Alex Aves has found plastic in some of the most remote places on Earth

Have you ever thought about where our plastic is ending up? You might have heard about the Great Pacific Garbage Patch, a vortex way out in the Pacific Ocean where marine debris accumulates. While it may not look like much from the surface, underneath the water plastics break down into smaller and smaller pieces. These plastics may never biodegrade completely. We call these tiny pieces of plastic microplastics.


A bowl of microplastics on the beach
Plastic debris can come in all shapes and sizes, but those that are less than five millimetres in length (about the size of a sesame seed) are called “microplastics.”

Another place far away from human civilisation that microplastics are ending up - is in Antarctica. Scientists have found that the problem may be worse when we thought. These small bits of plastic are not just in the water, they're in the air too.


Meet Alex Aves, an environmental scientist at the centre of this research, who has travelled all the way to Antarctica to uncover world first evidence that microplastics can be found in snow from even the most remote locations on Earth.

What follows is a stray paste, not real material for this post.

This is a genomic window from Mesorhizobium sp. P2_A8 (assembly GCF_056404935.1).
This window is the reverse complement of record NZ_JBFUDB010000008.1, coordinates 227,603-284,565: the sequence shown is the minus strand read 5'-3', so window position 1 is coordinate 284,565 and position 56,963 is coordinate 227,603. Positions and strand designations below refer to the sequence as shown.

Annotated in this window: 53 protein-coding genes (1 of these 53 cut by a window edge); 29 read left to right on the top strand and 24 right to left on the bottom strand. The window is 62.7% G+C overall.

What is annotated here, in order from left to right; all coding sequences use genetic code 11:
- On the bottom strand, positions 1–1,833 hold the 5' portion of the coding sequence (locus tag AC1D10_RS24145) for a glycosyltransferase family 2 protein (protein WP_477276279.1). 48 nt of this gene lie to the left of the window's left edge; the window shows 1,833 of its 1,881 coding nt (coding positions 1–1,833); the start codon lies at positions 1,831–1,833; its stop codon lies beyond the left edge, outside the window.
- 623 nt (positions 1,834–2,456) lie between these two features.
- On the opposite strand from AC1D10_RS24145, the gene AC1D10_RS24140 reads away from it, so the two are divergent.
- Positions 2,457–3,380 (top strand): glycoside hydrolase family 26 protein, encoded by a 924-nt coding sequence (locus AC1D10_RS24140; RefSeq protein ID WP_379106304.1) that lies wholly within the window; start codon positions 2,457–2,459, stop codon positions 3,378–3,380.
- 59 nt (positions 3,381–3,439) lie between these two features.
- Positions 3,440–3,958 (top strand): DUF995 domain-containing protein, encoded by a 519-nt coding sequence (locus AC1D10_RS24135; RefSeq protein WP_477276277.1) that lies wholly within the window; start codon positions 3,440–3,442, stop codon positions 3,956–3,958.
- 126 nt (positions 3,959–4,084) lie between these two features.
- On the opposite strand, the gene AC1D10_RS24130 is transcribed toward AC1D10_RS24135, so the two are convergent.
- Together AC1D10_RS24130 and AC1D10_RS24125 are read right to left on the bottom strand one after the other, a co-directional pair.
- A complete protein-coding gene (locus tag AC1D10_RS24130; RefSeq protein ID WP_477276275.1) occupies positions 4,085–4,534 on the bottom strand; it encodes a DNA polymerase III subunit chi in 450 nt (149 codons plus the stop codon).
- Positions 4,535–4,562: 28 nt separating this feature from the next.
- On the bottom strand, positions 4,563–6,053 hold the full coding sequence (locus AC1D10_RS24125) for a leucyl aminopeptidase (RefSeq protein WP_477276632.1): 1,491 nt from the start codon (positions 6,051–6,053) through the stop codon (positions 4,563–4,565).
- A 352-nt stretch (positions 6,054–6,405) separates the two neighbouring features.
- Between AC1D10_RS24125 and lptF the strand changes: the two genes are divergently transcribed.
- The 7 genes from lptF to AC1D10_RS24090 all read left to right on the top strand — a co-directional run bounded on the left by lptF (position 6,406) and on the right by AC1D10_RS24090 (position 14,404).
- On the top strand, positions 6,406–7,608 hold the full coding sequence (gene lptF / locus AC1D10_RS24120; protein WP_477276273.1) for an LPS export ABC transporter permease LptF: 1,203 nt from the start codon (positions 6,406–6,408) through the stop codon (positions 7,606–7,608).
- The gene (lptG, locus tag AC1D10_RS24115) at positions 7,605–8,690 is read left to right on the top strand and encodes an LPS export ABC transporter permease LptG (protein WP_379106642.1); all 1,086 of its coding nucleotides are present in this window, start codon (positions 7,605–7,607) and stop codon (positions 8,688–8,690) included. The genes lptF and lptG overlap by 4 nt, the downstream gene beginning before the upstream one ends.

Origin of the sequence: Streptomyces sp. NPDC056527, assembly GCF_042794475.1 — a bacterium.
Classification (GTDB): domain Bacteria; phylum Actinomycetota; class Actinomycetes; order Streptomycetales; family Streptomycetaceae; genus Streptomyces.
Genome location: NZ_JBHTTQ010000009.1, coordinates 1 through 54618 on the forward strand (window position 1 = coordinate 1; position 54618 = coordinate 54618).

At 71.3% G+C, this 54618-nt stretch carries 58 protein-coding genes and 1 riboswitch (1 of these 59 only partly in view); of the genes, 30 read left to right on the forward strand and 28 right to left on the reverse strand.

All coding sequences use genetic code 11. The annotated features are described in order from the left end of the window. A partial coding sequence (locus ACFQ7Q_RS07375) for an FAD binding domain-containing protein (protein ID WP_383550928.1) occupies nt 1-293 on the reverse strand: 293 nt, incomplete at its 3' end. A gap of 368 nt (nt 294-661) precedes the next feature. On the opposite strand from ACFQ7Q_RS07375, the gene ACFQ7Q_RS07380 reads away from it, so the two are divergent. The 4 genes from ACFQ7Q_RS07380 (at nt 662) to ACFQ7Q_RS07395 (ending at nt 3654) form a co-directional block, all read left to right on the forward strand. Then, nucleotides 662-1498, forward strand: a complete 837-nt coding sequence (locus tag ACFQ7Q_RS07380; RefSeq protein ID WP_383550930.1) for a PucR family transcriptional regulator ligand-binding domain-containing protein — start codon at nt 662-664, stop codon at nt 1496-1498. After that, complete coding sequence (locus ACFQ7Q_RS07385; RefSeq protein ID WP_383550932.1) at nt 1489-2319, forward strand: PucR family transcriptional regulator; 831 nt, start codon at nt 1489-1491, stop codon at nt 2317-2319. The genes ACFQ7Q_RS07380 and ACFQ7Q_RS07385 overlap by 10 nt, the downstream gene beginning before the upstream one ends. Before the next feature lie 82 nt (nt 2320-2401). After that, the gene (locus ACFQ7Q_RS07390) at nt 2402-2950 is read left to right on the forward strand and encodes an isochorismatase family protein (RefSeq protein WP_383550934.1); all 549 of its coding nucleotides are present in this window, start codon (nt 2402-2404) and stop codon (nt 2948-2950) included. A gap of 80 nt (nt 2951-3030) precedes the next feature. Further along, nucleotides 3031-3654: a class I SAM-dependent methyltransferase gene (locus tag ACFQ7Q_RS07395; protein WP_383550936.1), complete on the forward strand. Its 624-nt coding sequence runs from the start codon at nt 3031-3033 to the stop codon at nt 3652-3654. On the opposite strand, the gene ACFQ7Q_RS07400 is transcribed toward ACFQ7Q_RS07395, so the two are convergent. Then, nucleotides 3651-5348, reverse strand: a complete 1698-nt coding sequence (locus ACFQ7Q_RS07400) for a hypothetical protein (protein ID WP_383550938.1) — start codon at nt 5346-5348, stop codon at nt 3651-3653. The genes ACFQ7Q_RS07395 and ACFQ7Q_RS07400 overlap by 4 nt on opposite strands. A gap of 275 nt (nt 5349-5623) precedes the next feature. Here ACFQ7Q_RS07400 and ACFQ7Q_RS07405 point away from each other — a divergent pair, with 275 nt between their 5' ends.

Alex Aves, Environmental Science PhD student

Open access to Alex's recently published paper can be found here

Plastic Oceans were so lucky to have Alex take over our Instagram yesterday for National Science Week in Australia. She told us about her unique life as an Environmental Scientist, and how she got to uncover this research.

Most of Alex's work takes place at the University of Canterbury, in Christchurch New Zealand.

Our scientist hails from Australia. Before moving to New Zealand to study, Alex attended the University of Technology in Sydney, studying a Bachelor of Environmental Science.

She shares on her takeover the different ways that her findings have been communicated, on major news websites and networks. This is an important part of informing local and international policy on plastics. Without public knowledge, it's difficult to create change.


Alex will continue this much needed research under a doctoral scholarship from the institute Antarctica New Zealand.

We hope to hear more from Alex as she delves deeper into this research over the next two years! Check out Plastic Oceans stories on Instagram here for a close up look at the journey Alex has been on with this research. If you miss it, you'll find it in our highlights.


In the spirit of National Science Week we want to inspire others to study science and uncover ground-breaking research like Alex. There is lots of work waiting for you in the world of science!

If you want to ask Alex Aves a question, message us at education@plasticoceans.org.au